Over the past month, Crude Oil, Gold, and the US 10-year Treasury have all been advancing higher. On the surface the feedback from the price action is conflicting. I'll start with higher oil prices, as I believe it is leading the group, indicating higher producer and consumer prices down the pipeline.
According to the December 2015 Dallas Fed Economic Letter titled, 'Cheaper Crude Oil Affects Consumer Prices Unevenly', the pass-through time for the non-energy components of the Personal Consumption Expenditures (PCE) Index can be severely delayed. The Economic Letter highlights that though non-energy categories make up 95-percent of the PCE weight, it can take up to six months for 50-percent of the long-run pass-through of price changes in oil to materialize. And more than two years for consumers to realize the complete price adjustment.
For purely technical reasons, I see the price of a barrel of crude oil advancing and remaining above $50. The fundamental rationale will become apparent in time. With this assumption as my anchor, I can turn my attention to Gold, and the US 10-year Treasury. With Crude Oil trending higher over the interim, I would expect the price of Gold to also reflect the sentiment, driven primarily by demand from inflation hedging. The US 10-year Treasury then seems to be the odd-man, as its value is eroded by both realized and expected increases in consumer prices.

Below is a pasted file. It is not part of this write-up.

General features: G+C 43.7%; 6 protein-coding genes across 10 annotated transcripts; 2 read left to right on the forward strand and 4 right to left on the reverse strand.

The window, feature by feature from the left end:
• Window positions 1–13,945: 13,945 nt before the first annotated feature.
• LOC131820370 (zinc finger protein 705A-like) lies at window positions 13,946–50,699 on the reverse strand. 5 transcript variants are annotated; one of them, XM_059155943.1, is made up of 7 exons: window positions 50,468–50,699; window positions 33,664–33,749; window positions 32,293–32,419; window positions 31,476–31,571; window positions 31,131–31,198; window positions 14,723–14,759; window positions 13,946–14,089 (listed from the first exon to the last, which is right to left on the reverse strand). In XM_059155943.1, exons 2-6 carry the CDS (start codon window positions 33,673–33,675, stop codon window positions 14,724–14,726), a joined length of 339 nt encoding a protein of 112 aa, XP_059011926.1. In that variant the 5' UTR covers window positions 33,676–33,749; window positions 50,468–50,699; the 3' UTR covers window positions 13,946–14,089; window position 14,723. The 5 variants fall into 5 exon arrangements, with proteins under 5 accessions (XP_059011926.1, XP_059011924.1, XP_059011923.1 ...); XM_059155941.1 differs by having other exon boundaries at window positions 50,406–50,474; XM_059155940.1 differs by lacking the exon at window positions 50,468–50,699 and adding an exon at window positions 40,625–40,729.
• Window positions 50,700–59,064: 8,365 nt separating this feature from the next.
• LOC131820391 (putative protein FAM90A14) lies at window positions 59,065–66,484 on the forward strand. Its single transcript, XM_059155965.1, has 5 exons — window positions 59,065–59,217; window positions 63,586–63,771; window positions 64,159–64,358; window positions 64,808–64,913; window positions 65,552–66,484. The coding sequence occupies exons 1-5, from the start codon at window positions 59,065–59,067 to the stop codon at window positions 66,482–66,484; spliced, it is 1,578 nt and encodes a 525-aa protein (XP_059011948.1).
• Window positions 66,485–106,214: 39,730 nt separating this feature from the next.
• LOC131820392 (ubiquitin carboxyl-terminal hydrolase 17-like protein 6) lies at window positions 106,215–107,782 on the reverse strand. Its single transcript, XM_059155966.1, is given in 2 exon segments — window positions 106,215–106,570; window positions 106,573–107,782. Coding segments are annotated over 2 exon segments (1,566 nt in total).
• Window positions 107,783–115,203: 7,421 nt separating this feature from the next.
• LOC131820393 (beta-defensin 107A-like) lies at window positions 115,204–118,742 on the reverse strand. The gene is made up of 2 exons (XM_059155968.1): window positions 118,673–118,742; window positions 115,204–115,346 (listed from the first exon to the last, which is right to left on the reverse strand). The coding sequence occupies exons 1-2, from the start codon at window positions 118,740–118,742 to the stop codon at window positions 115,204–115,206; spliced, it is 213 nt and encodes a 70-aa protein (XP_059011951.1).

The last month's higher prices for the US 10-year Treasury also contradicts the rationale of a fixed-income market that is facing dual headwinds of explicit monetary tightening through FOMC rate increases, and implicit monetary tightening through balance sheet reductions via asset roll-offs. I interpret this to mean the trend of buying that has become apparent in the US 10-year Treasury market in the past month will be relatively short-lived, as there are macro-economic fundamentals that are working to push that market in the opposite direction.
My context for the Inflation Trade is Crude Oil leading Gold higher, and the eventual return to a sell-off in the 10-year Treasury market, especially as the Fed stops re-investing proceeds from maturing instruments.